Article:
OR WAIT null SECS
Issue represents a potential threat in fighting future pandemics.
Occasioned by the COVID-19 pandemic, the World Trade Organization (WTO) has been considering a proposal by South Africa and Brazil to empower member states to impose a waiver of intellectual property (IP) rights “related” to vaccines (and likely antiviral therapeutics, diagnostics, and perhaps preventatives). The uncertainty of the scope of the waiver is a consequence of the proposed language, which remains undefined as the agreement is negotiated by WTO member governments, principally the US, EU, China, and South Africa/Brazil.
The details of COVID vaccine production have been set out in various news sources,1 but these are not disclosed in the detail necessary for commercial production. Most of the “know-how” necessary to implement actual vaccine production involves trade secrets, many of which are not limited to COVID vaccines (for example, producing the lipid nanoparticles in which mRNA vaccines are encapsulated). It is unlikely that most of the countries in favor of the waiver (except India and South Africa) have the technological infrastructure for producing the vaccine. Thus, in the short term, the waiver can be expected to do little to solve the actual problem of vaccinating the world.
Recently, the Biotechnology Innovation Organization (BIO) provided a link to the supposed compromise agreement reached to permit WTO member states to waive patent protection for “subject matter required for the production and supply of COVID-19 vaccines without the consent of the right holder to the extent necessary to address the COVID-19 pandemic.” The proposed waiver sounds patent-centric, but while the waiver states that a member state can permit “use of patented subject matter required for the production and supply of COVID-19 vaccines without the consent of the right holder to the extent necessary to address the COVID-19 pandemic,” in a footnote the term “patented subject matter” is substantially broadened to include “ingredients and processes necessary for the manufacture of the COVID-19 vaccine.” The rights the waiver gives a member state are expressly not limited to compulsory licenses of patents in the member’s jurisdiction, but include “executive orders, emergency decrees, and judicial or administrative orders” as well as undefined “other acts.” These acts or decrees are themselves not limited to internal use in a member state, but also can include “any proportion of the authorized use to be exported to eligible members and to supply international or regional joint initiatives that aim to ensure the equitable access of eligible members to the COVID-19 vaccine covered by the authorization” (emphasis added; wherein the italicized portion of the proposal is not defined).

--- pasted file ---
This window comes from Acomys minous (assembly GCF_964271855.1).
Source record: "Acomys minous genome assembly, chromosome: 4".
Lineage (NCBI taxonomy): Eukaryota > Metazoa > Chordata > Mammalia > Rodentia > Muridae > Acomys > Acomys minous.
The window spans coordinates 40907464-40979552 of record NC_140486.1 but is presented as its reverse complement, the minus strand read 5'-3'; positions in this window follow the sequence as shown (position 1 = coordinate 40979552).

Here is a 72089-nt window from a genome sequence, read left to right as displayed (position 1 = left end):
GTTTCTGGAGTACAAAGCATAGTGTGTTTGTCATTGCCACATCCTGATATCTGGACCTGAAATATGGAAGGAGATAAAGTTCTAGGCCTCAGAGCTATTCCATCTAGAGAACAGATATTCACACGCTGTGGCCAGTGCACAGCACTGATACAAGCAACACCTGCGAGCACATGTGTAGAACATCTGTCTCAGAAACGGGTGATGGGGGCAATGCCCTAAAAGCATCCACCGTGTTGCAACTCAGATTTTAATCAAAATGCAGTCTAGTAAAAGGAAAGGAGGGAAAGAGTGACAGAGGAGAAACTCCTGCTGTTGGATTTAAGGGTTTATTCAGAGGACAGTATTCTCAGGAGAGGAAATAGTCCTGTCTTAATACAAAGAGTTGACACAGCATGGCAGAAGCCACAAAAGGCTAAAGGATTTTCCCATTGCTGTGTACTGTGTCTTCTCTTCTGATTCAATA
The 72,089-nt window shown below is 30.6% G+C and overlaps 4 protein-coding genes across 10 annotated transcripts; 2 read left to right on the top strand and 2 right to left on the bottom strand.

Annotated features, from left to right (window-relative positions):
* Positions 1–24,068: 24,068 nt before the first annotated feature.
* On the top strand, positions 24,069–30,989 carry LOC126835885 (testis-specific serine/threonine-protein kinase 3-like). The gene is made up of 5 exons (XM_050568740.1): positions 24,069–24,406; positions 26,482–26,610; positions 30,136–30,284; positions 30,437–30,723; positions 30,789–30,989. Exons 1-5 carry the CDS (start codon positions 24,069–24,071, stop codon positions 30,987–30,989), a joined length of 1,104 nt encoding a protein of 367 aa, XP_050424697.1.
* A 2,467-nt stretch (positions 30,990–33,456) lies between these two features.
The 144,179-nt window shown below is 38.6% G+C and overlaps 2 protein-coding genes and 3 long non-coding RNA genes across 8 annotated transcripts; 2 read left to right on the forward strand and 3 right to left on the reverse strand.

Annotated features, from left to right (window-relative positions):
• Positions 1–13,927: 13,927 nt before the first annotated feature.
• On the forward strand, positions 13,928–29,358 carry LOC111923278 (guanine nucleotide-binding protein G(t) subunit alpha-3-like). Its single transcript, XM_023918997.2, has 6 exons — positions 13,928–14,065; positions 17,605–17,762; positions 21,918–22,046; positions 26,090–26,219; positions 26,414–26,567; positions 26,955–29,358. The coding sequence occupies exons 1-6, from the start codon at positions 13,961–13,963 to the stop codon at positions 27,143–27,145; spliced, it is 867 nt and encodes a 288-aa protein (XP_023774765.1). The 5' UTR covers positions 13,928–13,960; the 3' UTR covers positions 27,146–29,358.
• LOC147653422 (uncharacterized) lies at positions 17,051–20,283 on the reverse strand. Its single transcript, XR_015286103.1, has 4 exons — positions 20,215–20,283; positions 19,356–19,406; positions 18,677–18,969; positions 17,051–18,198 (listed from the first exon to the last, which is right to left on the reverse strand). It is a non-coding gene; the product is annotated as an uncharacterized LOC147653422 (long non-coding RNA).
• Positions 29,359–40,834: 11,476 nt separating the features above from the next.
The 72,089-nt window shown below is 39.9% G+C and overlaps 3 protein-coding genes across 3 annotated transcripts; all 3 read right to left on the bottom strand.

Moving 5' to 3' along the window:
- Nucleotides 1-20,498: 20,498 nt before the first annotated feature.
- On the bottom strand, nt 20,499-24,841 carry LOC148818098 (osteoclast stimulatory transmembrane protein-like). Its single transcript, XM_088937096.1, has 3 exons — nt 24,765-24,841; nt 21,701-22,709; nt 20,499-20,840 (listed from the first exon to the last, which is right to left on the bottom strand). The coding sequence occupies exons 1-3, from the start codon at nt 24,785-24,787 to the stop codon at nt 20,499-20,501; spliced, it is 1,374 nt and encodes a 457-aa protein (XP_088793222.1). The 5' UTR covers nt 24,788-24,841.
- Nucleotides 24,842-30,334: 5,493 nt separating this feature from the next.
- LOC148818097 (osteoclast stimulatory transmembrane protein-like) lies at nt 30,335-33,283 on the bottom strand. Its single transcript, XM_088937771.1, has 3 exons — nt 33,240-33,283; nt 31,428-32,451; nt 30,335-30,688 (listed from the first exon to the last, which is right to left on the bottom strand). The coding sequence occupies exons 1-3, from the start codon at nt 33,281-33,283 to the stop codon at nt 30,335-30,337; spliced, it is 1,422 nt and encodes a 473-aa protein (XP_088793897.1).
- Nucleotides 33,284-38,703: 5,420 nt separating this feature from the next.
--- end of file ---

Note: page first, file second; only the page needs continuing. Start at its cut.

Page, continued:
Even as patents involved in COVID vaccine preparation are granted, the disclosure needed to reproduce these vaccines is protected by trade secrets. Under the terms of the proposed waiver, the question will be whether the US will compel disclosure of trade secrets owned by US companies or that have disclosed them in confidence to the extent such secrets are part of regulatory filings. The administration’s public position raises the likelihood of an infringement on private property unprecedented in the US.
The efforts being applied globally to develop vaccines, treatments, and better tests and technology in response to COVID have been impressive. IP protection has played an important role in these efforts. Past experience and recent developments suggest that protecting IP for vaccines, therapies, and technologies to fight COVID has had and could continue to have a positive impact and advance the cause of eradicating, or at least treating and preventing, this disease. It would be foolish to ignore these contributions by reducing their effectiveness with the proposed waiver, particularly when the precise scope (with regard to trade secret aspects at least) is either undefined or effectively unlimited. The pandemic has produced a great deal of anxiety about what happens “the next time” there is a pandemic. This waiver raises the very real possibility that we will be less likely to be able to face such a future challenge because those with the capacity, incentive, and economic wherewithal to do so will have left the field to pursue other opportunities.
After this article was written and placed into production, the World Trade Organization approved a modified version of a COVID-19 vaccine IP waiver.
Kevin E. Noonan, PhD, Partner with IP law firm MBHB and the co-chair of its biotechnology and pharmaceuticals practice group